MOC

Let’s Not Talk About My Pink Underwear

Let’s not talk about my pink underwear. I get it. I know. You know me as what I present on a daily basis. I am strong, and solid, and masculine. So, when you see the minute stash of panties I keep hidden like a bad secret in the back of my dresser, you joke, and you whistle, and you laugh.

But can we not talk about my pink underwear? That they feel as out of place against my hips as his hands always did. The way they speak to a box I no longer fit in. I am not comfortable in them, but still, they sit there behind boxer briefs and black tshirts. I am not me in those underwear. I am not the strong person you know, and it’s odd that some fabric that no one else will see can do that.

Let’s not talk about how they threaten my masculinity. And how they make me feel like less of whatever I am. Those pink underwear that wear me like a stranger. Like someone I don’t know who’s grabbed me on the bus. Like the men who shout homophobic slurs at me at four in the morning when I’m just trying to get home.

I wear my masculinity like a badge. I am proud to fall into whatever category you want to define my presentation as. I am not here to make you feel comfortable about my gender. I find so much solace in my androgyny, so much strength.

No one fucks with the girl with a crew cut, and damn, does it accentuate my eyes. There is no reason for me to lace my keys between my fingers on the walk back to my apartment, not on the days I’ve donned scuffed jeans and dark leather boots. Not when my shape has been covered by three layers of shirts. But I’ll tell you, on the days I wear the pink underwear, I carry extra keys. I carry extra bullets. I carry an extra hardness in my eyes, and my heart. I ask a boy to walk me home. I hunch my shoulders, and dip my head.

There is too much vulnerability that come along with those underwear, too much room for error. And that’s not a risk I’m willing to take. So let’s just ignore my damn underwear.

Coming Out

I am gay.

I have, by far, the most saccharine sweet coming out story. I come from a very accepting (and relatively knowing) family. I grew up in a small town that values standing by your people over traditional ideals. It wasn’t hard for me to be out and at home after I left for college.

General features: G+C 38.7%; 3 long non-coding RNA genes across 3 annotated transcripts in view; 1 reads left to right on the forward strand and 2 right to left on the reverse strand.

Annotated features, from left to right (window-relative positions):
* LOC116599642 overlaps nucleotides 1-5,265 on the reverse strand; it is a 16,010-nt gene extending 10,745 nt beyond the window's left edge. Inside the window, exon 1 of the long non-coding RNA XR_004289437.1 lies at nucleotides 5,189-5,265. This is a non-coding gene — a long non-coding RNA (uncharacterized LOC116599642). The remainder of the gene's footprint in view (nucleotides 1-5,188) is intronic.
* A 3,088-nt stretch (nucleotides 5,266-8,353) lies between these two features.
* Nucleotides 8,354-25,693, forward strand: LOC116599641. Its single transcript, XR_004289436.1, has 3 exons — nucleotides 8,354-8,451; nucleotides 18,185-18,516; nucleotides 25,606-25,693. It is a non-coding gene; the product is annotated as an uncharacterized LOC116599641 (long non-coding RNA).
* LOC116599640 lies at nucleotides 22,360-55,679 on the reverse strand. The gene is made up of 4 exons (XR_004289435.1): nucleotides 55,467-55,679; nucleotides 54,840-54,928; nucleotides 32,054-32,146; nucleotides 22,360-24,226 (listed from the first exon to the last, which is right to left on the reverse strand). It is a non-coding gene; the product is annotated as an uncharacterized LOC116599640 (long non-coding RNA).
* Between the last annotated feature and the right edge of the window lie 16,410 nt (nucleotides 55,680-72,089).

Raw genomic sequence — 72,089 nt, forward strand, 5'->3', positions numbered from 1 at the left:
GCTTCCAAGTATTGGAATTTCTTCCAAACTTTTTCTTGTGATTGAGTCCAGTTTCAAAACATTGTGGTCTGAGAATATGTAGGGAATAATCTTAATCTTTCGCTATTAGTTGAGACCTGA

I went away to school, came home maybe a month later, looked at my parents over dinner one weekend and said “Guys, I have to tell you something.” They gave me their full attention, and when I told them I was gay, my poppa told me he was proud of me, and my mama told me she knew. They said they loved me, and that was that. They’ve always supported me, and they raised me understanding that they’d love me no matter what.

I started to come out to the people around me after that, some friends from home, members of my high school groups, my grandfather, and my pastor among them. I was met with the same response from all parties. “We love you. We support you. We’ve known.”

My sexuality came as a shock to no one. Maybe I should have been a little indignant about that, but in all honesty, I was just relieved. I was relieved that nothing was going to change because I was gay.

As much as I hear the horror stories about coming out, as much as we hear how awful it is for some members of the community, know that it isn’t like that for everyone. Some small towns are coming around. Some people find love everywhere they turn. I hope this becomes the story for most, as time goes by. I hope that no one has to come out, eventually. But for now, take some solace in the fact that a small town in Ohio is learning, and loving its children all the same.